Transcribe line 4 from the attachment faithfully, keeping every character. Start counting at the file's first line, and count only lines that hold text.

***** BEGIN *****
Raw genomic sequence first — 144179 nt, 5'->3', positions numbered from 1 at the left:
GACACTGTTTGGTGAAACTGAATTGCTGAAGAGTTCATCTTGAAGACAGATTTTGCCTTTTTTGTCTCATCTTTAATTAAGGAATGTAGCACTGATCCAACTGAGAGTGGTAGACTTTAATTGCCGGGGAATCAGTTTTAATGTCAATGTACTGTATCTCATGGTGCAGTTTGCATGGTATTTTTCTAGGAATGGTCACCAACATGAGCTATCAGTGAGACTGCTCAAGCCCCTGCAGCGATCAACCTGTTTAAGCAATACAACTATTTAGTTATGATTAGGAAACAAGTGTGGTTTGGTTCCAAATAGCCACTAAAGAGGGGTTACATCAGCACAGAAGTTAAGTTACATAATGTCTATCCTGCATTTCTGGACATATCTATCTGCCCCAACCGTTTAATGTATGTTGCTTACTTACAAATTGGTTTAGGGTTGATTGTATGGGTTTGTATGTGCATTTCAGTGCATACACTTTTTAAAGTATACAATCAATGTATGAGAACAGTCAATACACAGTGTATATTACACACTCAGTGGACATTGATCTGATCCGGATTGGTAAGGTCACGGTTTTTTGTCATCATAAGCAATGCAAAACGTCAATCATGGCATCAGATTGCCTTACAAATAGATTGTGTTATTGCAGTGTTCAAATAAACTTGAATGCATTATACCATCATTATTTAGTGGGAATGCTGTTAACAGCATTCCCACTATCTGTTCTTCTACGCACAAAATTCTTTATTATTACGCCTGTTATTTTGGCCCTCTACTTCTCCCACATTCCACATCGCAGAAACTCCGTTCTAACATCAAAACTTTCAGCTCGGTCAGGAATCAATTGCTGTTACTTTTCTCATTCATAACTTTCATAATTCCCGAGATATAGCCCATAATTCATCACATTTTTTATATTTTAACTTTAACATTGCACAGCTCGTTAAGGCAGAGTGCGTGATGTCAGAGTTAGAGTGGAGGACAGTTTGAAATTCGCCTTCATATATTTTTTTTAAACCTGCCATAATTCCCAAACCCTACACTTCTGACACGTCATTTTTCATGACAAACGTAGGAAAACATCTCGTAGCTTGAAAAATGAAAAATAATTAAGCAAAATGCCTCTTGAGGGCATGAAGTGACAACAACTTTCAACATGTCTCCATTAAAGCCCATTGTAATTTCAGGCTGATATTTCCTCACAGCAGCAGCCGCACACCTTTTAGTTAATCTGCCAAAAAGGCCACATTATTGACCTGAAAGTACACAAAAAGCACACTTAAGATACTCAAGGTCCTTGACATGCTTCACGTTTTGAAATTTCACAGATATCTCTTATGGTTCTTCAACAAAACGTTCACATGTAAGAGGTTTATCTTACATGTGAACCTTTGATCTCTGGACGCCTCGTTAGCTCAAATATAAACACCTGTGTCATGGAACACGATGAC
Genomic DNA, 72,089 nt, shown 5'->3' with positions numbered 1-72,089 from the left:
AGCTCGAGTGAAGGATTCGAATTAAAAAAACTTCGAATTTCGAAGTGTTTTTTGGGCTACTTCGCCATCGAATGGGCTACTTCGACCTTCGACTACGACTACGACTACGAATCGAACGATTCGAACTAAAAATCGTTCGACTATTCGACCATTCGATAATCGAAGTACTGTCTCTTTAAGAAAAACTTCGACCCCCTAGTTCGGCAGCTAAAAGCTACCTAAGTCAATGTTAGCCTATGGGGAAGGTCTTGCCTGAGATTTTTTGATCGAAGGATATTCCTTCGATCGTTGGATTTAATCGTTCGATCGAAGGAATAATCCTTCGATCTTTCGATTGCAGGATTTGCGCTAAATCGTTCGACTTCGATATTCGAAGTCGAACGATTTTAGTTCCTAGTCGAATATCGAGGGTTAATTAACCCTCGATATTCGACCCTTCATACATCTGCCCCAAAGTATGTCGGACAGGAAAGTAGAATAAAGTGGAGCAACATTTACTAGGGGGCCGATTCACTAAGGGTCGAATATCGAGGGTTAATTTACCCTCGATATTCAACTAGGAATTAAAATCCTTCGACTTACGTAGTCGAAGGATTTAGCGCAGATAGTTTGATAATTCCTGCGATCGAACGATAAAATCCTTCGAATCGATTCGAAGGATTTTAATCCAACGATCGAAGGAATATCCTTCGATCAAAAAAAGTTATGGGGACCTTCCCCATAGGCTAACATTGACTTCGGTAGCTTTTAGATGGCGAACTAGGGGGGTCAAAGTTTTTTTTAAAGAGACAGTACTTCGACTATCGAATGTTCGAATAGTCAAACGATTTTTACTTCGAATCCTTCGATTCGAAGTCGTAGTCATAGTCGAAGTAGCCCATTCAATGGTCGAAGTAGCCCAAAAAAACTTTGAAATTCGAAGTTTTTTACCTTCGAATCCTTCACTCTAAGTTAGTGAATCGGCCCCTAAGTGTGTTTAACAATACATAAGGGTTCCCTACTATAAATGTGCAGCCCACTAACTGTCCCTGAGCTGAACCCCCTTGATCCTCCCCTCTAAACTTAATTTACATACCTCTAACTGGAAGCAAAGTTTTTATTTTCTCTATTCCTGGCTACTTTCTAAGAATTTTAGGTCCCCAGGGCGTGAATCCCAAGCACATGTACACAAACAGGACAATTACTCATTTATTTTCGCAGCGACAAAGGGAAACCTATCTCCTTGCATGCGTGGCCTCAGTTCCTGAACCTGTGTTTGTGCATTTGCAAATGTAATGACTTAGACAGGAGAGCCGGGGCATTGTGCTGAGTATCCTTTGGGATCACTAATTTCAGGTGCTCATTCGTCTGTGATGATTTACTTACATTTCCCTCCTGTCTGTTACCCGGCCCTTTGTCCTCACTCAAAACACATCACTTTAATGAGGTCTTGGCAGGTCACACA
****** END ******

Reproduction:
AGCTCGAGTGAAGGATTCGAATTAAAAAAACTTCGAATTTCGAAGTGTTTTTTGGGCTACTTCGCCATCGAATGGGCTACTTCGACCTTCGACTACGACTACGACTACGAATCGAACGATTCGAACTAAAAATCGTTCGACTATTCGACCATTCGATAATCGAAGTACTGTCTCTTTAAGAAAAACTTCGACCCCCTAGTTCGGCAGCTAAAAGCTACCTAAGTCAATGTTAGCCTATGGGGAAGGTCTTGCCTGAGATTTTTTGATCGAAGGATATTCCTTCGATCGTTGGATTTAATCGTTCGATCGAAGGAATAATCCTTCGATCTTTCGATTGCAGGATTTGCGCTAAATCGTTCGACTTCGATATTCGAAGTCGAACGATTTTAGTTCCTAGTCGAATATCGAGGGTTAATTAACCCTCGATATTCGACCCTTCATACATCTGCCCCAAAGTATGTCGGACAGGAAAGTAGAATAAAGTGGAGCAACATTTACTAGGGGGCCGATTCACTAAGGGTCGAATATCGAGGGTTAATTTACCCTCGATATTCAACTAGGAATTAAAATCCTTCGACTTACGTAGTCGAAGGATTTAGCGCAGATAGTTTGATAATTCCTGCGATCGAACGATAAAATCCTTCGAATCGATTCGAAGGATTTTAATCCAACGATCGAAGGAATATCCTTCGATCAAAAAAAGTTATGGGGACCTTCCCCATAGGCTAACATTGACTTCGGTAGCTTTTAGATGGCGAACTAGGGGGGTCAAAGTTTTTTTTAAAGAGACAGTACTTCGACTATCGAATGTTCGAATAGTCAAACGATTTTTACTTCGAATCCTTCGATTCGAAGTCGTAGTCATAGTCGAAGTAGCCCATTCAATGGTCGAAGTAGCCCAAAAAAACTTTGAAATTCGAAGTTTTTTACCTTCGAATCCTTCACTCTAAGTTAGTGAATCGGCCCCTAAGTGTGTTTAACAATACATAAGGGTTCCCTACTATAAATGTGCAGCCCACTAACTGTCCCTGAGCTGAACCCCCTTGATCCTCCCCTCTAAACTTAATTTACATACCTCTAACTGGAAGCAAAGTTTTTATTTTCTCTATTCCTGGCTACTTTCTAAGAATTTTAGGTCCCCAGGGCGTGAATCCCAAGCACATGTACACAAACAGGACAATTACTCATTTATTTTCGCAGCGACAAAGGGAAACCTATCTCCTTGCATGCGTGGCCTCAGTTCCTGAACCTGTGTTTGTGCATTTGCAAATGTAATGACTTAGACAGGAGAGCCGGGGCATTGTGCTGAGTATCCTTTGGGATCACTAATTTCAGGTGCTCATTCGTCTGTGATGATTTACTTACATTTCCCTCCTGTCTGTTACCCGGCCCTTTGTCCTCACTCAAAACACATCACTTTAATGAGGTCTTGGCAGGTCACACA